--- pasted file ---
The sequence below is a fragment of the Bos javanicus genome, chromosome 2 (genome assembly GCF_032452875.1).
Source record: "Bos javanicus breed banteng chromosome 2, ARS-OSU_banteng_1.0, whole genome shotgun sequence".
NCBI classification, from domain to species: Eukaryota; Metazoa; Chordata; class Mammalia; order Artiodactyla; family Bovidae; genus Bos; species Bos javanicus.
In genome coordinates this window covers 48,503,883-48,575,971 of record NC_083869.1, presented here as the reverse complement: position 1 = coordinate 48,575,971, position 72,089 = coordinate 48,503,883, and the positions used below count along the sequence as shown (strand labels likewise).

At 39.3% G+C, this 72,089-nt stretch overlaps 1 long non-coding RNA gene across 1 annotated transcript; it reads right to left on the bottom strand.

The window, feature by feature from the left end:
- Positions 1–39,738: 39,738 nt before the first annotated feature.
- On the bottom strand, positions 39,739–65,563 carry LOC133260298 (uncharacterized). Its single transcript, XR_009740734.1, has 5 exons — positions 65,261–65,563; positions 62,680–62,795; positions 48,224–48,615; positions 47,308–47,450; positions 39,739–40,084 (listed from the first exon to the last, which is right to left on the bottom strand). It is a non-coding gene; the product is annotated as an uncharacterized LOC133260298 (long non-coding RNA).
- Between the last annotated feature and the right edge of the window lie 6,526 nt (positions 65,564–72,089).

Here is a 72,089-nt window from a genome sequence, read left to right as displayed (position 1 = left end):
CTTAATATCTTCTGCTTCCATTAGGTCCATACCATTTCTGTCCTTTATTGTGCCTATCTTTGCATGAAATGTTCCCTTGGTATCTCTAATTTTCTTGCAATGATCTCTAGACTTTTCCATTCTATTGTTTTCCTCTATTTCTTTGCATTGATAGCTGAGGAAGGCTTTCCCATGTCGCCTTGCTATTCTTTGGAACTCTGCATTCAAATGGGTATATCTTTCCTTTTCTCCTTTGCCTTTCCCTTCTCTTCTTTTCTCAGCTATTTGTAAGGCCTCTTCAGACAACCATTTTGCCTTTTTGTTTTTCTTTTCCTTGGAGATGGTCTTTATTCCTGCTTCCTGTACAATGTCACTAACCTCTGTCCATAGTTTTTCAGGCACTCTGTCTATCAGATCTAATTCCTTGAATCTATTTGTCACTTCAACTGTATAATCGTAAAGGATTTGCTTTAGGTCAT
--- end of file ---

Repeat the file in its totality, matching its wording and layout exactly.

The sequence below is a fragment of the Bos javanicus genome, chromosome 2 (genome assembly GCF_032452875.1).
Source record: "Bos javanicus breed banteng chromosome 2, ARS-OSU_banteng_1.0, whole genome shotgun sequence".
NCBI classification, from domain to species: Eukaryota; Metazoa; Chordata; class Mammalia; order Artiodactyla; family Bovidae; genus Bos; species Bos javanicus.
In genome coordinates this window covers 48,503,883-48,575,971 of record NC_083869.1, presented here as the reverse complement: position 1 = coordinate 48,575,971, position 72,089 = coordinate 48,503,883, and the positions used below count along the sequence as shown (strand labels likewise).

At 39.3% G+C, this 72,089-nt stretch overlaps 1 long non-coding RNA gene across 1 annotated transcript; it reads right to left on the bottom strand.

The window, feature by feature from the left end:
- Positions 1–39,738: 39,738 nt before the first annotated feature.
- On the bottom strand, positions 39,739–65,563 carry LOC133260298 (uncharacterized). Its single transcript, XR_009740734.1, has 5 exons — positions 65,261–65,563; positions 62,680–62,795; positions 48,224–48,615; positions 47,308–47,450; positions 39,739–40,084 (listed from the first exon to the last, which is right to left on the bottom strand). It is a non-coding gene; the product is annotated as an uncharacterized LOC133260298 (long non-coding RNA).
- Between the last annotated feature and the right edge of the window lie 6,526 nt (positions 65,564–72,089).

Here is a 72,089-nt window from a genome sequence, read left to right as displayed (position 1 = left end):
CTTAATATCTTCTGCTTCCATTAGGTCCATACCATTTCTGTCCTTTATTGTGCCTATCTTTGCATGAAATGTTCCCTTGGTATCTCTAATTTTCTTGCAATGATCTCTAGACTTTTCCATTCTATTGTTTTCCTCTATTTCTTTGCATTGATAGCTGAGGAAGGCTTTCCCATGTCGCCTTGCTATTCTTTGGAACTCTGCATTCAAATGGGTATATCTTTCCTTTTCTCCTTTGCCTTTCCCTTCTCTTCTTTTCTCAGCTATTTGTAAGGCCTCTTCAGACAACCATTTTGCCTTTTTGTTTTTCTTTTCCTTGGAGATGGTCTTTATTCCTGCTTCCTGTACAATGTCACTAACCTCTGTCCATAGTTTTTCAGGCACTCTGTCTATCAGATCTAATTCCTTGAATCTATTTGTCACTTCAACTGTATAATCGTAAAGGATTTGCTTTAGGTCAT